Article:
Of the many causes of communication breakdown between procurement and suppliers, one of the most contentious is the statement of requirements. Before an RFP or RFQ is issued, procurement spends considerable time with internal stakeholders understanding category requirements as they stand and then probing deeper to determine what are really requirements and what the stakeholder just wants.

assignblameOnce those requirements have been agreed upon and documented, we have to go through the process of explaining them to the bidding suppliers and making sure they understand them. Then it is our turn to explain and defend the list. If a requirement is not met by the chosen solution (or if a previously unrecognized need is discovered too late in the process), procurement may have a real problem on our hands.

This risk was acknowledged in a blog post by Donal Daly, CEO of The TAS Group, on their blog in ‘When Customers and Suppliers Collide’. The TAS Group is a sales training and methodology provider. In the post, Daly offers the following reminder to his audience of sales professionals:

The impact on the customer of a poor buying decision is usually greater that the impact on the salesperson of a lost sale.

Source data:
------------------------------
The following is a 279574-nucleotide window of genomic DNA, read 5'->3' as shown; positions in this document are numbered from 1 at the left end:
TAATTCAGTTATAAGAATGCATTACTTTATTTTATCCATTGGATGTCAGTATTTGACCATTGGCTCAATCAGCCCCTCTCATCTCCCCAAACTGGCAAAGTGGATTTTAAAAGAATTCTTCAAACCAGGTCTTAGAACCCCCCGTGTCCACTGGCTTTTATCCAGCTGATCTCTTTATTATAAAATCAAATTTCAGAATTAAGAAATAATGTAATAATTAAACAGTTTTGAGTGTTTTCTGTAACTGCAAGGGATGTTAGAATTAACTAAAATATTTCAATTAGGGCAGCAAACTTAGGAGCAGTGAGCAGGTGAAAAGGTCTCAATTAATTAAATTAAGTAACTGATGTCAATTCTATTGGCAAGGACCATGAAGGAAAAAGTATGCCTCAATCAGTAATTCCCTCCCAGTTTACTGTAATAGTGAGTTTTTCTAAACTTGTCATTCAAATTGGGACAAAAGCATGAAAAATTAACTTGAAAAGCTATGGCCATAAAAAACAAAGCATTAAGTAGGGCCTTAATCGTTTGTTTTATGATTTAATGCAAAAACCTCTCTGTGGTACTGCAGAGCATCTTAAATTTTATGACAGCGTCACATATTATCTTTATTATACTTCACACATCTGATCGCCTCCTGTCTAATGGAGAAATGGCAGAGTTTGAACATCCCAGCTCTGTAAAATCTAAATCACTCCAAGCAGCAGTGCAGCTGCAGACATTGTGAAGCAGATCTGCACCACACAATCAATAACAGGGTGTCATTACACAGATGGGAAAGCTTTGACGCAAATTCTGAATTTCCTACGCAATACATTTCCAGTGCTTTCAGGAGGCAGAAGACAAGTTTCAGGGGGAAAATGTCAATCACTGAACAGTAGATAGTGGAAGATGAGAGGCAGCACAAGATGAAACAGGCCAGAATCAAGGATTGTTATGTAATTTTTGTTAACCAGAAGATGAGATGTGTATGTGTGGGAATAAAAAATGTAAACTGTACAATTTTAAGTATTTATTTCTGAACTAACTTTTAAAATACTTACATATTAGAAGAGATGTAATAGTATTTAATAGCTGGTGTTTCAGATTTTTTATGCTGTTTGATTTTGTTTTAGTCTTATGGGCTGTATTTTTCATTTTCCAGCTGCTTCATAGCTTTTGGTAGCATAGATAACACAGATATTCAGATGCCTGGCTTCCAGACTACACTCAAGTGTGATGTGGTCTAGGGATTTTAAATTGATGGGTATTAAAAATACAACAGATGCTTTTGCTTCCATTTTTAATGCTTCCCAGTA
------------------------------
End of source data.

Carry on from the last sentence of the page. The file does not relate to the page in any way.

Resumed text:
In the post, Daly reminds sales professionals that as hard as it is to accurately document one’s own needs, documenting the needs of another adds real complexity to the task. The core of the message is to establish this critical point in the buying/sales process as an alignment opportunity for sales and procurement. Although they may be on opposite sides of the table, both are trying to meet the needs of others. With this common ground comes shared anxiety.

As procurement, how do we handle these situations? We can:

  1. Bluff our way through, not allowing the supplier to see any signs of doubt,
  2. Allow the supplier to dictate as much of the recommended solution as possible so we can point the finger at them if things go awry, or
  3. Collaborate with the supplier, being as open as possible so that we uncover the best solution without sacrificing negotiating leverage.

In this case, I think the answer is C – and incidentally, so does Daly. Another commonality we share with them in this scenario is shouldering the blame if a requirement is missed. Procurement may, at different times in the selection process, see the supplier as ‘them’, but to an internal stakeholder or category owner, procurement and the supplier are BOTH ‘them’. And unlike the supplier, who can leave (albeit possibly without a contract) and move on to a new prospect/client, procurement is stuck with the internal baggage of having been involved in a deal gone wrong. 

I suggest that in addition to listing out the requirements, we assign them a ‘comfort factor’. It doesn’t need to be documented or even mentioned to internal stakeholders. But when we engage in exploratory conversations with suppliers, we can focus on their experience with similar requirements in order to get a better understanding of the best symptoms and solutions to the root business issue.

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